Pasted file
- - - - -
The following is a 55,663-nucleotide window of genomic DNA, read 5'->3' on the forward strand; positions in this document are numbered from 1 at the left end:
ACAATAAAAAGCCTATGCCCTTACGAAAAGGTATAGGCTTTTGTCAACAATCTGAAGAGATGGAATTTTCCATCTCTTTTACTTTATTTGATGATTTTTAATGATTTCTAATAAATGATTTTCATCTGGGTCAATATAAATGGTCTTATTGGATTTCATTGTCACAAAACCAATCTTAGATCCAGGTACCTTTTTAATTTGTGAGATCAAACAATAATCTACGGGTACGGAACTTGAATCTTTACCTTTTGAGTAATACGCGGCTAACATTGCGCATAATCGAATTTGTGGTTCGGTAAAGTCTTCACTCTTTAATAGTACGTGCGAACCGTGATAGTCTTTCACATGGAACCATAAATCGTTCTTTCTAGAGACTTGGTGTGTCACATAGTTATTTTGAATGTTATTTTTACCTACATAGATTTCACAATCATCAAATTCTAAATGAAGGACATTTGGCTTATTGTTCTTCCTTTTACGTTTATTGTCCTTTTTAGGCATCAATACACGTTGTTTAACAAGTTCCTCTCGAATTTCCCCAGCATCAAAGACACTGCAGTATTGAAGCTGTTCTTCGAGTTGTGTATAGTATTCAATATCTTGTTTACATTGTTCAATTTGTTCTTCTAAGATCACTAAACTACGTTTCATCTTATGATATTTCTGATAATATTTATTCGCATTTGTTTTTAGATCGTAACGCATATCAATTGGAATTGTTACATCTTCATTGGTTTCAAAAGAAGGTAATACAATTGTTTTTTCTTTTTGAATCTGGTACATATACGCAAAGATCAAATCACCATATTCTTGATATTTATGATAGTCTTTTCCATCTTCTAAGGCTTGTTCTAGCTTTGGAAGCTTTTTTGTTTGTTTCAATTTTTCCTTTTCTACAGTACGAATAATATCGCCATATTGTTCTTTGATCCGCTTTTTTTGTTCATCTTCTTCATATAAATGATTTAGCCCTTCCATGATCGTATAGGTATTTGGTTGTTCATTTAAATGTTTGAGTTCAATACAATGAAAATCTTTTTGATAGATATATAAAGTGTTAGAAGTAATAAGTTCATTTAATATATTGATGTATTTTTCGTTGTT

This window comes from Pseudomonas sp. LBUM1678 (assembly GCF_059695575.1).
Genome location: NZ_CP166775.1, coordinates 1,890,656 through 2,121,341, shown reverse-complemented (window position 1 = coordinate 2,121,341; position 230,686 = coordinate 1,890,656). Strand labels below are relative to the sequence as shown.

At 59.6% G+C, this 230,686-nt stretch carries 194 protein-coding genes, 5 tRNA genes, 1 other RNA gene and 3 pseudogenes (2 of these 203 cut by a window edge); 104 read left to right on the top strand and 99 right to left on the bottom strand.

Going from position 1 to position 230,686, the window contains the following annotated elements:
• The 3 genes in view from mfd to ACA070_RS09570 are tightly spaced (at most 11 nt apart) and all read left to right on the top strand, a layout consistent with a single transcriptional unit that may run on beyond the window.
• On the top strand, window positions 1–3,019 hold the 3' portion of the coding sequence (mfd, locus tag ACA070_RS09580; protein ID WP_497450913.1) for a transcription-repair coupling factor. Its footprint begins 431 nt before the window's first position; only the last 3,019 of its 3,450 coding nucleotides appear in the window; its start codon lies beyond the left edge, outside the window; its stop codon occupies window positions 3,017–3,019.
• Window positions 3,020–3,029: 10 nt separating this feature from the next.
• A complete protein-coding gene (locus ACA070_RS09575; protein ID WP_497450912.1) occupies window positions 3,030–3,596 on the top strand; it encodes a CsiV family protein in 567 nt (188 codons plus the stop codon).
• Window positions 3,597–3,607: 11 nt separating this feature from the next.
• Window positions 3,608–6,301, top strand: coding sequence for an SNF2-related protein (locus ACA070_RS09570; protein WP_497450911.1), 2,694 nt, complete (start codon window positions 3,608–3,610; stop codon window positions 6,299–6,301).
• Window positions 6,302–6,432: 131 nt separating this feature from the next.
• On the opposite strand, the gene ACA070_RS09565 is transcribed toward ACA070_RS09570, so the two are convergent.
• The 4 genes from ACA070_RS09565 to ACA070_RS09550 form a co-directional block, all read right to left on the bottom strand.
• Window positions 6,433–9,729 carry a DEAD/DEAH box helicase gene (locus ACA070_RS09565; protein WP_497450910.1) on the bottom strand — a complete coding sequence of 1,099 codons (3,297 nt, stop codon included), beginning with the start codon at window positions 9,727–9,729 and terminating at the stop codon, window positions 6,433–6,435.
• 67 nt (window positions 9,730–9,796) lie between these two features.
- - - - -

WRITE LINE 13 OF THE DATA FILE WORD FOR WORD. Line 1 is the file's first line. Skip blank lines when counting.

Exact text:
• Window positions 6,302–6,432: 131 nt separating this feature from the next.